4.NF.1  Explain why a fraction a/b is equivalent to fraction (n x a) / (n x b) by using visual fraction models, with attention to how the number and size of the parts differ even though the two fractions themselves are the same size. Use this principle to recognize and generate equivalent fractions.
4.NF.3  Understand a fraction a/b with a > 1 as a sum of fractions 1/b
a) understand addition and subtraction of fractions as joining and separating parts referring to the same whole
b) decompose a fraction into a sum of fractions with the same denominator in more than one way, recording each decomposition by an equation. Justify decompositions, e.g. by using a visual fraction model
4.OA.1  Interpret a multiplication equation as a comparison, e.g. interpet 35=5 x 7 as a statement that 35 is 5 times as many as 7 and 7 times as many as 5. Represent verbal statements of multiplicative comparisons as multiplication equations.
4.OA.2  Multiply or divide to solve world problems involving multiplicative comparison, e.g. by using drawings and equations with a symbol for the unknown number to represent the problem, distinguishing multiplicative comparison from additive comparison.
4.MD.1  Know relative sizes of the metric measurement units within one system of units including km, m, cm, mm; kg, g; l, mm. Express a larger measurement unit in terms of a smaller unit. Record measurement equivalents in a two column table.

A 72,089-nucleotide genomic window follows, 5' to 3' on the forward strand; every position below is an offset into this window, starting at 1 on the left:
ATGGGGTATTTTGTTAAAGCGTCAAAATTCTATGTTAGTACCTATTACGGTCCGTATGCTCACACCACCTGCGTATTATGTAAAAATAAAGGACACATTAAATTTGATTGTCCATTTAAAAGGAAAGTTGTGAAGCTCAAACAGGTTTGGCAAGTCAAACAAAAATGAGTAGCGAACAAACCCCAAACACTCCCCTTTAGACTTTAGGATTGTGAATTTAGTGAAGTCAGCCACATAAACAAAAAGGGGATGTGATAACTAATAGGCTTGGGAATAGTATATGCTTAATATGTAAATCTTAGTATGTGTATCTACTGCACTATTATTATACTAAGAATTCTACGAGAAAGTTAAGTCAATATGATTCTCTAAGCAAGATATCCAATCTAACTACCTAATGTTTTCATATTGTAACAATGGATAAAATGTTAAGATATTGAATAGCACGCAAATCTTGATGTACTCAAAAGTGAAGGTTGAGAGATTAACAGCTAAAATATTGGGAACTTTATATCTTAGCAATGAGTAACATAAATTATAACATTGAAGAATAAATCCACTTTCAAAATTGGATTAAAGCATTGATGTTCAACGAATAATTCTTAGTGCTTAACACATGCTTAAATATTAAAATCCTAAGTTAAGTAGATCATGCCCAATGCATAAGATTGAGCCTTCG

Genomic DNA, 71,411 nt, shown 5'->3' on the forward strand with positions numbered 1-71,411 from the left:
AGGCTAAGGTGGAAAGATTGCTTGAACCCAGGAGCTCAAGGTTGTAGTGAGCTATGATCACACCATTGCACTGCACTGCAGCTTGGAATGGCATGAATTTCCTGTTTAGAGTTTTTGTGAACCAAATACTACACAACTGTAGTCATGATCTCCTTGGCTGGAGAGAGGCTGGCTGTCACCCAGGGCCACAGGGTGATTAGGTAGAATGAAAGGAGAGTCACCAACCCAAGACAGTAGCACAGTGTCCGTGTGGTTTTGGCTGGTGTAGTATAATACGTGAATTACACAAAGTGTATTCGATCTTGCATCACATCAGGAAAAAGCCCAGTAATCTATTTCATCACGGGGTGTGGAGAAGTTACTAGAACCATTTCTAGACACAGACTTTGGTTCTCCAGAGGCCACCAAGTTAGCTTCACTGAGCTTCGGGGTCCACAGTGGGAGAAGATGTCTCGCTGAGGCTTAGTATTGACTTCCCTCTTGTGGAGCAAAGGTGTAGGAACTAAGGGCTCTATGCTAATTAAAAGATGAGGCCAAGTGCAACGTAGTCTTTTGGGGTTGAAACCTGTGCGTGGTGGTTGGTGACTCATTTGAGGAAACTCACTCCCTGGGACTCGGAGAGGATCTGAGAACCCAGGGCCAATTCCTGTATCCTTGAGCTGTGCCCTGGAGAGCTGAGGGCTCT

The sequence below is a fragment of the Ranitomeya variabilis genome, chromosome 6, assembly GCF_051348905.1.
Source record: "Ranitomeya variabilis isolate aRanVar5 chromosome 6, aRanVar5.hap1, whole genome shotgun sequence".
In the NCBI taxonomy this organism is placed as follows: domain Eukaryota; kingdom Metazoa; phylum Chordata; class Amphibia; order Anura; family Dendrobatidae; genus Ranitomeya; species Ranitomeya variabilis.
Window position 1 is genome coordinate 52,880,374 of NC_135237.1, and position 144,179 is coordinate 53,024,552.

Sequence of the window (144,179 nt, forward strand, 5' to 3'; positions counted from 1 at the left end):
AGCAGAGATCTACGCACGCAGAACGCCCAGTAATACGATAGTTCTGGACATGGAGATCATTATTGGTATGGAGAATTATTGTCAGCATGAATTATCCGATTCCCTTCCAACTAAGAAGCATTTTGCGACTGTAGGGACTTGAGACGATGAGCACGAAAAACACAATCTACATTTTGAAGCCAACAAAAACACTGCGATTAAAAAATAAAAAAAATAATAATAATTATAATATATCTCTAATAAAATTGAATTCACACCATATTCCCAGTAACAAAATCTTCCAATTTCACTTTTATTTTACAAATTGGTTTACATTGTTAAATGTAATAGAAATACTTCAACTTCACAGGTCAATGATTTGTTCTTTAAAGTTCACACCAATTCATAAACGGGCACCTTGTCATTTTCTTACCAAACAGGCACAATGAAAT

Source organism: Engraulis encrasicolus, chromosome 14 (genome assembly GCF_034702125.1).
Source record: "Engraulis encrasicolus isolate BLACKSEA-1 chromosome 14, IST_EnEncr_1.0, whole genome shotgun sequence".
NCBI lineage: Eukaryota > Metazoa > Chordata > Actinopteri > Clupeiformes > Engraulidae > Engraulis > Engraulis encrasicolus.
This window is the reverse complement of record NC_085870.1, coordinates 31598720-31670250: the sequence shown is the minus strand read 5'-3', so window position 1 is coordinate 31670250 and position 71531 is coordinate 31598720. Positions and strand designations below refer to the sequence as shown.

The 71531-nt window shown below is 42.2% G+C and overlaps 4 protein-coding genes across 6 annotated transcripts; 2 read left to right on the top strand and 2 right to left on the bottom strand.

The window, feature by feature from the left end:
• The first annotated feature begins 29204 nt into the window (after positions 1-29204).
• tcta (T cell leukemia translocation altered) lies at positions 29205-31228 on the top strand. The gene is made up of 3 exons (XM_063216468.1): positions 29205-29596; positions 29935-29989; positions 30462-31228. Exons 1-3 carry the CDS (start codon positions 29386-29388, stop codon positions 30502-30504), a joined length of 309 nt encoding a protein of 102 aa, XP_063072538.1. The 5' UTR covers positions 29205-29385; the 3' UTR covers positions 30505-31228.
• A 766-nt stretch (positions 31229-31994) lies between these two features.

4.MD.2  Solve real world problems involving money, time, and metric measurement
a) Using models, add or subtract money and express the answer in decimal notation
b) Using number lines, clocks, or other models, add and subtract intervals of time in hours and minutes
c) Add, subtract, and multiply whole numbers to solve metric measurement problems involving distances, liquid volumes, and masses of objects
4.MD.3  Develop efficient strategies to determine the area and perimeter of rectangles in realworld situations and mathematical problems.
4.NBT.4  Fluently add and subtract multidigit whole numbers using the standard algorithm.
4.NF.1  Explain why a fraction a/b is equivalent to fraction (n x a) / (n x b) by using visual fraction models, with attention to how the number and size of the parts differ even though the two fractions themselves are the same size. Use this principle to recognize and generate equivalent fractions.